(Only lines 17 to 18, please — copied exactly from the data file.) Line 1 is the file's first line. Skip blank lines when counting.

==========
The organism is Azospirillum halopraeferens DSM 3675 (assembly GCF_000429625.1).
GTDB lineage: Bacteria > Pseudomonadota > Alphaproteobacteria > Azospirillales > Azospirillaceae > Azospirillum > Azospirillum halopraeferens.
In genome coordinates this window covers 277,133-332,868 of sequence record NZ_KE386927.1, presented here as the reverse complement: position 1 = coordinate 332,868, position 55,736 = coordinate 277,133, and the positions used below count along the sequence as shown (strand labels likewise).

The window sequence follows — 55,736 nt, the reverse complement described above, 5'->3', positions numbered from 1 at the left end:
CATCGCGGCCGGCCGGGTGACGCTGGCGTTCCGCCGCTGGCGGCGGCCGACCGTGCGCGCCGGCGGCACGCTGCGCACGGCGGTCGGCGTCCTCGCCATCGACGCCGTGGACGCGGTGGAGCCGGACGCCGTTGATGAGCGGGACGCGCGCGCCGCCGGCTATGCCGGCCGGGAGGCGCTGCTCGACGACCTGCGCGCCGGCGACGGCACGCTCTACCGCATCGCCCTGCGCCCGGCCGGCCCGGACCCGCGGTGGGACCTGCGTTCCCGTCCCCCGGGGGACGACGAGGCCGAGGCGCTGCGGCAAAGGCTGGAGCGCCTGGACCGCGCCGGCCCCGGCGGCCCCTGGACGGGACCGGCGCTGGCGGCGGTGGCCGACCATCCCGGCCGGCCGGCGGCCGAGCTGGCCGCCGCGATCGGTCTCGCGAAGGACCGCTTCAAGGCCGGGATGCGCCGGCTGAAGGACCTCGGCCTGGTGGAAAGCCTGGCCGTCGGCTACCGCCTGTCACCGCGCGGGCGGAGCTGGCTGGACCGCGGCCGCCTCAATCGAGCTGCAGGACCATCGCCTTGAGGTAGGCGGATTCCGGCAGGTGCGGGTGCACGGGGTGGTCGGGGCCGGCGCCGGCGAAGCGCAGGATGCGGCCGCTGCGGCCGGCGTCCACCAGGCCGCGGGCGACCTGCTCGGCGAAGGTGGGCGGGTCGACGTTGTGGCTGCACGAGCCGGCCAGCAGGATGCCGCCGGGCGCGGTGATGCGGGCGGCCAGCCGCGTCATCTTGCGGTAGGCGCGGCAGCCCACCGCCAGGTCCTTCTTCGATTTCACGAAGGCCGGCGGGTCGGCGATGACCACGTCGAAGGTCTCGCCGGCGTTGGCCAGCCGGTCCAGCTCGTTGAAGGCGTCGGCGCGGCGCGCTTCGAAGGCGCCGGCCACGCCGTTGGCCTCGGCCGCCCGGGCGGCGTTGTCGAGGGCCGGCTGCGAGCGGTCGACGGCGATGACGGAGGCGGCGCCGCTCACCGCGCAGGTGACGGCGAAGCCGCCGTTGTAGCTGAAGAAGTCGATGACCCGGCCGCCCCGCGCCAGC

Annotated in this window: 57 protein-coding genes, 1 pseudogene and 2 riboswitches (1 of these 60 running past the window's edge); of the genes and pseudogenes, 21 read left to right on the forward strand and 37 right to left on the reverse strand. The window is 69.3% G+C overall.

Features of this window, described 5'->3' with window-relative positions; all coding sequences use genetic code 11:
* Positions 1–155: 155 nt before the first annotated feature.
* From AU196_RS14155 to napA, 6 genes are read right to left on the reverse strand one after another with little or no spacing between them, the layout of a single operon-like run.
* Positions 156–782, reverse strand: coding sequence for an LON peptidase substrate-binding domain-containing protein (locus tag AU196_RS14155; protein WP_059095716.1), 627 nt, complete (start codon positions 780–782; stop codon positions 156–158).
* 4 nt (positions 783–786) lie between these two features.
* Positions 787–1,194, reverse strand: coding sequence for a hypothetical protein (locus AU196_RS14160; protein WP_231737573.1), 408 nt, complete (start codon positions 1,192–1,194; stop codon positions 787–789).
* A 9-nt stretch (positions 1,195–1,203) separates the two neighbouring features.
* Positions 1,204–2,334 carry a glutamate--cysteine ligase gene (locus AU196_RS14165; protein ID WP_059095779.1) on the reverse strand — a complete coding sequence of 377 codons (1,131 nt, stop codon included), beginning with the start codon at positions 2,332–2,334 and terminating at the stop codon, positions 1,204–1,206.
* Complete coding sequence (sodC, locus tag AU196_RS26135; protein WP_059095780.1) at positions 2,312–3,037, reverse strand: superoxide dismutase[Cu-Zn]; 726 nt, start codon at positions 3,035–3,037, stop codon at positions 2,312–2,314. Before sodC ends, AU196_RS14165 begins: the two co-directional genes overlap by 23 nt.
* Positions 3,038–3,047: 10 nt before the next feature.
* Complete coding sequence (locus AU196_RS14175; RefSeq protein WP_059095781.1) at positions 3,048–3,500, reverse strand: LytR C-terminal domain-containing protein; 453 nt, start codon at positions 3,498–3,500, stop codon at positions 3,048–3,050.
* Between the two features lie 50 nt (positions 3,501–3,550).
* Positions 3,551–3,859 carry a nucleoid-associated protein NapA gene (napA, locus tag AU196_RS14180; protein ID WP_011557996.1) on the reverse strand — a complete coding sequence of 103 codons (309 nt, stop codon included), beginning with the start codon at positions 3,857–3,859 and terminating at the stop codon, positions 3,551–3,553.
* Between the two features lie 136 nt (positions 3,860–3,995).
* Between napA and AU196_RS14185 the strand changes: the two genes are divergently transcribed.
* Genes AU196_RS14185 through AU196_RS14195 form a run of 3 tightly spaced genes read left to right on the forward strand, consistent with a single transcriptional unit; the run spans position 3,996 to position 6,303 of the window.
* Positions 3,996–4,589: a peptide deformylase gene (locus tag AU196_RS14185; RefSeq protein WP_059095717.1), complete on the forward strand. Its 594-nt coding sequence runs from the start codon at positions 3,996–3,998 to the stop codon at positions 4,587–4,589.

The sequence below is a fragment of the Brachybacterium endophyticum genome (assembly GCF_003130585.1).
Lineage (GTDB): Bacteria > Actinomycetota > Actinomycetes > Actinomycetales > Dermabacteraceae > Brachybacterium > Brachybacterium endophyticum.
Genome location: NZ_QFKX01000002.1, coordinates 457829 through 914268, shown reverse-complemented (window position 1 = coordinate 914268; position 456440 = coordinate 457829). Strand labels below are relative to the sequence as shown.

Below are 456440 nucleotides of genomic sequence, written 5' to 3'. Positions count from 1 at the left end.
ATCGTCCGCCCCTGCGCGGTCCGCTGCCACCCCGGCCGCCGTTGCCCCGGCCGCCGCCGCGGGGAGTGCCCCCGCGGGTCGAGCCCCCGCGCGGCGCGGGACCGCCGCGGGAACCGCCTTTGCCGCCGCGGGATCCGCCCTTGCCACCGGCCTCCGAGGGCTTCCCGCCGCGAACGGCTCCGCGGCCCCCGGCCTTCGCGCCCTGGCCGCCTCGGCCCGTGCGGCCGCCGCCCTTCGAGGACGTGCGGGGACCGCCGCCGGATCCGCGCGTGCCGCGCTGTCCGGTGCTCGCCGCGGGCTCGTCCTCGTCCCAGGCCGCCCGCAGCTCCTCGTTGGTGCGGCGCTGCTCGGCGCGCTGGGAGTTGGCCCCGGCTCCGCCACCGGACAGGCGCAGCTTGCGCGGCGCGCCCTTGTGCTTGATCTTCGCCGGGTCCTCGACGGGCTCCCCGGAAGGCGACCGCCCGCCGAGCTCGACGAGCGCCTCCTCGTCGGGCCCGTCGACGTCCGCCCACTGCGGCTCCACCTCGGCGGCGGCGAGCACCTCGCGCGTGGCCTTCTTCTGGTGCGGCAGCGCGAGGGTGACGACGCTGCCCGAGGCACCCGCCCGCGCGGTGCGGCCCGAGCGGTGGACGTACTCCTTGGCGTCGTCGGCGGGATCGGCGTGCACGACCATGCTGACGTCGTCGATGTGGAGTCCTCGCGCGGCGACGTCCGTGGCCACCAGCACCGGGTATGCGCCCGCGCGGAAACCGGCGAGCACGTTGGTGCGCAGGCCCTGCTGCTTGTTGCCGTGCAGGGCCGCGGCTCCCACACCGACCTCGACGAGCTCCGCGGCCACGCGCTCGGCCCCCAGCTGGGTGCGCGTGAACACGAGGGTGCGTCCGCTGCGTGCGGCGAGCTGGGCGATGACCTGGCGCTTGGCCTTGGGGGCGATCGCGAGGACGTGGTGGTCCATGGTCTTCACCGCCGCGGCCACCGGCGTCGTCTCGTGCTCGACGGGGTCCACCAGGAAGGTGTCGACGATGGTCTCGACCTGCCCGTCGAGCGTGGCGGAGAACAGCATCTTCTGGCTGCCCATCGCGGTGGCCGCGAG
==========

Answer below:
* Complete coding sequence (locus AU196_RS14175; RefSeq protein WP_059095781.1) at positions 3,048–3,500, reverse strand: LytR C-terminal domain-containing protein; 453 nt, start codon at positions 3,498–3,500, stop codon at positions 3,048–3,050.
* Between the two features lie 50 nt (positions 3,501–3,550).